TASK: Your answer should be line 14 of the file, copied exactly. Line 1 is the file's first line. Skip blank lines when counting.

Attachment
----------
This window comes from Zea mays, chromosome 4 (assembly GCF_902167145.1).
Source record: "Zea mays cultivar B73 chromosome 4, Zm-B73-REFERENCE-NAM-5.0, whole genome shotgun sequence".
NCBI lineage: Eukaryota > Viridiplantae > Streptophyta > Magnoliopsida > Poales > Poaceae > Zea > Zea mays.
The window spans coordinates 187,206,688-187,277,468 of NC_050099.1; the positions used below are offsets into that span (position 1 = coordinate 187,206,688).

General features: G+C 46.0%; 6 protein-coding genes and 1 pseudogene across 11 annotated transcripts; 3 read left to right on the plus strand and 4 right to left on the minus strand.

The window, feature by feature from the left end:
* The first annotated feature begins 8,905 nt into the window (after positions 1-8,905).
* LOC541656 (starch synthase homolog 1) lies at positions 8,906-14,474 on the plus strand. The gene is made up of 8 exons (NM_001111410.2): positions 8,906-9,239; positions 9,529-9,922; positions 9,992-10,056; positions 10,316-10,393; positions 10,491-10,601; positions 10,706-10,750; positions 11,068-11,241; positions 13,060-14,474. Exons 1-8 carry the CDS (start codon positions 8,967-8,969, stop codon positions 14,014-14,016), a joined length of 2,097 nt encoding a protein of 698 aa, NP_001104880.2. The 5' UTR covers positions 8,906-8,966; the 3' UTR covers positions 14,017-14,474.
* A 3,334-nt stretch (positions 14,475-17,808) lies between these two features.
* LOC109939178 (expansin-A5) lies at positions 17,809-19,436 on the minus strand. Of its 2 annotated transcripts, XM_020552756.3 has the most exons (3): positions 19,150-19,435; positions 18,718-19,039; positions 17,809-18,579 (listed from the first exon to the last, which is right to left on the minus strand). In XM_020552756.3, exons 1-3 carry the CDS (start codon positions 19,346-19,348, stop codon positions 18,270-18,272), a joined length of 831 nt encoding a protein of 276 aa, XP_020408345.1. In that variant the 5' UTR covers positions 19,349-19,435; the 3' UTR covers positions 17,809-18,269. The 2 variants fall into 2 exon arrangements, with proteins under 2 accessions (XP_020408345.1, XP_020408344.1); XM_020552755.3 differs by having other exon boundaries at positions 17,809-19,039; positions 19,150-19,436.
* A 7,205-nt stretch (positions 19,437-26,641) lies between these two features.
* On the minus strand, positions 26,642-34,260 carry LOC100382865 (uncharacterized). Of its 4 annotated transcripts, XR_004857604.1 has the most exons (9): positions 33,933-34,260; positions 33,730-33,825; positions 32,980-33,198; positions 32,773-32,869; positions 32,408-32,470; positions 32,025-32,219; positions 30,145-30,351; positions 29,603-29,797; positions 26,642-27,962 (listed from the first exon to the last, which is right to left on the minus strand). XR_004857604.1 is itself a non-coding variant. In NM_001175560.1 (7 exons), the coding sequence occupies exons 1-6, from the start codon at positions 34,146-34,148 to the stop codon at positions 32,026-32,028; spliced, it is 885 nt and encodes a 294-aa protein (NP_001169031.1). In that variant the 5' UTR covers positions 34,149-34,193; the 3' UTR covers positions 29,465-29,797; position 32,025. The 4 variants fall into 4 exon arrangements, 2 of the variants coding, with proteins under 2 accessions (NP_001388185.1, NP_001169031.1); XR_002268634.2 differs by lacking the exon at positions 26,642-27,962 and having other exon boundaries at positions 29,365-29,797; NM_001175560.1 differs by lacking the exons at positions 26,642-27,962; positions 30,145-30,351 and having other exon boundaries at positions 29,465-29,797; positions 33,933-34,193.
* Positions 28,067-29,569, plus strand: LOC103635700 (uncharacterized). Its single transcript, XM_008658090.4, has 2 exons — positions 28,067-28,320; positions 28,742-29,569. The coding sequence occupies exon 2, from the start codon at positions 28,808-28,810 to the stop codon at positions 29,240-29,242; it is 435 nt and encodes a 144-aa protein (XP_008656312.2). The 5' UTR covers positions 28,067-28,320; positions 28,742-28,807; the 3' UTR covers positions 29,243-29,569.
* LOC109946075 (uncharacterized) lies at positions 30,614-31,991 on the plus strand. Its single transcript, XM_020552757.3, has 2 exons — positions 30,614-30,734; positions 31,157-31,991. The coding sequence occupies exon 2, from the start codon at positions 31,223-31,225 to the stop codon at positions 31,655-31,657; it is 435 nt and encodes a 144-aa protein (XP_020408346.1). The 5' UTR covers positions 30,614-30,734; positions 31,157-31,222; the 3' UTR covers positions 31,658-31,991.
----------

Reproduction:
* LOC109946075 (uncharacterized) lies at positions 30,614-31,991 on the plus strand. Its single transcript, XM_020552757.3, has 2 exons — positions 30,614-30,734; positions 31,157-31,991. The coding sequence occupies exon 2, from the start codon at positions 31,223-31,225 to the stop codon at positions 31,655-31,657; it is 435 nt and encodes a 144-aa protein (XP_020408346.1). The 5' UTR covers positions 30,614-30,734; positions 31,157-31,222; the 3' UTR covers positions 31,658-31,991.